COLUMBUS, Ohio (WCMH) — After Republicans retained their stronghold on Ohio’s state legislature Tuesday, House Majority Floor Leader Bill Seitz cautioned his Democratic colleagues: “It’s time to lower your expectations.”
Ohio voters kept intact the GOP’s supermajorities in both the state House and Senate, setting the party up to dominate the cycle of legislation that hits the Statehouse floor. As legislators convene for lame duck – the period between Election Day and the start of January’s new legislative session – Republicans are gearing up to tackle a busy to-do list.
“I think we’re going to be firmly in control of the agenda, both in lame duck and going forward,” said Seitz (R-Cincinnati). “But that doesn’t mean we cannot work with our Democratic friends.”
House Minority Leader Allison Russo said she’s hopeful that a few Democratic-backed bills will see the finish line before the session ends.
“Lame duck is something that Ohioans should watch very closely because things move very quickly during lame duck,” said Russo (D-Upper Arlington). “It’s also where some of, frankly, the most damaging pieces of legislation happen, and they’re passed at the last minute in the dark of the night.”
With lawmakers poised to reconvene Wednesday, Seitz offered a piece of advice to his Democratic counterparts: Prioritizing legislation that lacks a Republican co-sponsor is a lost cause.
“Are they interested in getting something done?” he asked. “Or are they interested in having press conferences and pushing an agenda that is not going to pass without Republican support?”
Abortion, women’s health
The downfall of Roe v. Wade in June led an Ohio judge to lift an injunction against the state’s six-week abortion ban, which has since been blocked by another judge pending a legal challenge. A bill before lawmakers would take Ohio’s abortion restrictions a step further.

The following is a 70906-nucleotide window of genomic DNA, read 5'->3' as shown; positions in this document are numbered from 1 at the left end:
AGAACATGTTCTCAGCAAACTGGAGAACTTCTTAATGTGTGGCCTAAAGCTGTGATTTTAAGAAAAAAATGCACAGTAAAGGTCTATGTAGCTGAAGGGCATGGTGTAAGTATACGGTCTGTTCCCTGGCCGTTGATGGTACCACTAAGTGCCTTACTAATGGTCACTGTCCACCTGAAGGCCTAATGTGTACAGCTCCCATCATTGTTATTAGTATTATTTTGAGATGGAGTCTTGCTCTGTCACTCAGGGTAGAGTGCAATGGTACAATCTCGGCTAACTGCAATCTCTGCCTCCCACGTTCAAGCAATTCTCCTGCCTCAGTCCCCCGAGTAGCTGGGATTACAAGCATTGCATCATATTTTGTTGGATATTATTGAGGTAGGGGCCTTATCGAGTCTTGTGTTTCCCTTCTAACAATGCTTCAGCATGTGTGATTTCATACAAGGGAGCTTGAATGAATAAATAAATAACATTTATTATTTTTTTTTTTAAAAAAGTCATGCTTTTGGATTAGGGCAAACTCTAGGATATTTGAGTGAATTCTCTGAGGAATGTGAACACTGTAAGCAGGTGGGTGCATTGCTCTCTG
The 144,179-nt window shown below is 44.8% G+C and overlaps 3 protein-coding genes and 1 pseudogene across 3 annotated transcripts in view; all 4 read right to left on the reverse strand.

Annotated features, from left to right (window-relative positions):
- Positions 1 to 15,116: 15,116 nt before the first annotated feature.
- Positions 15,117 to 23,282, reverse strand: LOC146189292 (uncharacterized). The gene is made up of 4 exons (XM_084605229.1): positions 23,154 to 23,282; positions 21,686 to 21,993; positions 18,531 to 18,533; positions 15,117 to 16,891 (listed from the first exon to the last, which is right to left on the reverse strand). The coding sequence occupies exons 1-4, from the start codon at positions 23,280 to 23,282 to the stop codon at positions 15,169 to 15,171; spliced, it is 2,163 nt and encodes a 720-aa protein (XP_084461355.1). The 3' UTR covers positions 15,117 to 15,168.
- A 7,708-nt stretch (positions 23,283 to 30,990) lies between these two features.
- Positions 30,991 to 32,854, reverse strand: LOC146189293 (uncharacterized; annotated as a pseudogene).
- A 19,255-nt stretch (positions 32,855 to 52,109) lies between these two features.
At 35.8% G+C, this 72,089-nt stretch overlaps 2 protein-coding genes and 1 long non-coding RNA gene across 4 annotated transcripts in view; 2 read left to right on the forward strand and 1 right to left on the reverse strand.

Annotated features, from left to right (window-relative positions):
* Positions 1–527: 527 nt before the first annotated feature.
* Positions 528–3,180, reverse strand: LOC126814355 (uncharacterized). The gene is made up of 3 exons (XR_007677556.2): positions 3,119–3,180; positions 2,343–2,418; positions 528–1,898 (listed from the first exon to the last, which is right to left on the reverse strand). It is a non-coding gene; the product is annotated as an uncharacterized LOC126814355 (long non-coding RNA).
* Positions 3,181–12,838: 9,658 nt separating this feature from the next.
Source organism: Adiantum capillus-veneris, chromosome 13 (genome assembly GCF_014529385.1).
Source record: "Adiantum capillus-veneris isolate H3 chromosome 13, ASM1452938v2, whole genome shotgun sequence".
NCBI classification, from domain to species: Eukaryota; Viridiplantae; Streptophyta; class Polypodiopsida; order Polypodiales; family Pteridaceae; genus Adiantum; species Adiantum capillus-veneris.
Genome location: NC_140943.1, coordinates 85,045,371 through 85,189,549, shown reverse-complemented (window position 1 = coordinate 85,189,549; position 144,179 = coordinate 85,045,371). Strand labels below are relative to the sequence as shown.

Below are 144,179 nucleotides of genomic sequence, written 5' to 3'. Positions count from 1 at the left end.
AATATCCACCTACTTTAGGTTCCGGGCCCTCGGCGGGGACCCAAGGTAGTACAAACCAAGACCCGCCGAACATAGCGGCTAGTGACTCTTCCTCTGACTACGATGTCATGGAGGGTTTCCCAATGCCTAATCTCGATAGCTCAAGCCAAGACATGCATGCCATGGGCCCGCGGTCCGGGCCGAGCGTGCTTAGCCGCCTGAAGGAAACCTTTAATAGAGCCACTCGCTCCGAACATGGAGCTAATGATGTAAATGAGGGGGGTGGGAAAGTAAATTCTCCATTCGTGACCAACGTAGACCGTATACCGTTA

The Republican-backed Human Life Protection Act, House Bill 598 and its counterpart Senate Bill 123, would outlaw all abortions and charge those who perform them with a fourth-degree felony.
Seitz, however, said he doesn’t see a path for further abortion restrictions by year’s end. Even attempting to move the needle past the six-week ban is “unduly contentious.”
“As long as there is a court case that has enjoined the heartbeat bill, it would be kind of a mistake to try to push the envelope any further,” Seitz said. “We have to let that court case run its course.”
Russo said Democrats will prioritize a family-first agenda aimed at making Ohio a more feasible place to raise a family.
“The governor [Mike DeWine] wants to do similar things, which I’m delighted to hear but again, you know, the proof is in the pudding here. Is there going to be money and resources dedicated to these issues? And that remains to be seen,” Russo said.
Whether it be limiting educators’ ability to teach sexuality- and gender-related topics or curtailing transgender students’ participation in sports, a series of bills targeting LGBTQ+ rights stirred controversy in the Statehouse this year.
Republican lawmakers introduced bills that would bar LGBTQ+ youth from receiving gender-affirming care (House Bill 454), prohibit the instruction of critical race theory (House Bill 327), limit the instruction of sexual orientation and gender identity (House Bill 616), and ban transgender athletes from participating in women’s sports (tucked inside House Bill 151).
Democrats, including Russo, opposed each one.
“Republicans seem to be very distracted on the cultural war issues and these very controversial pieces of legislation rather than on the issues that, at the end of the day, really impact Ohioans’ lives and their ability to thrive in their communities,” Russo said.
Seitz, however, said many GOP lawmakers and Ohio residents alike are rightfully concerned about the fairness of youth sports and what he called “indoctrination” of students in schools.
“But all of those issues are very complicated, and it would not surprise me if many of those issues will be left to be resurrected and dealt with next year,” Seitz said.
State Sen. Matt Dolan (R-Chagrin Falls) broke from his party in August by introducing Senate Bill 357, designed to roll back access to firearms and increase penalties for illegal gun ownership.
But Russo said Republicans have “zero interest in gun safety,” pointing to dozens of Democratic-sponsored gun control bills that fell on deaf ears.
“We’ve seen Republicans and the governor go in the complete opposite (direction), and ‘stand your ground’ legislation that they passed, arming teachers in classrooms, so I am not very optimistic that this is going to go anywhere at this General Assembly,” Russo said.
While it remains to be seen whether GOP lawmakers will rally around Dolan’s bill, Seitz said another Republican-sponsored bill is at the top of his list. Backed by DeWine for three years now, Seitz said House Bill 383 would further penalize illegal gun ownership.
“If people aren’t allowed to have a gun, they’re not allowed to have a gun, and we need to underscore the importance of obeying the law in that regard,” he said.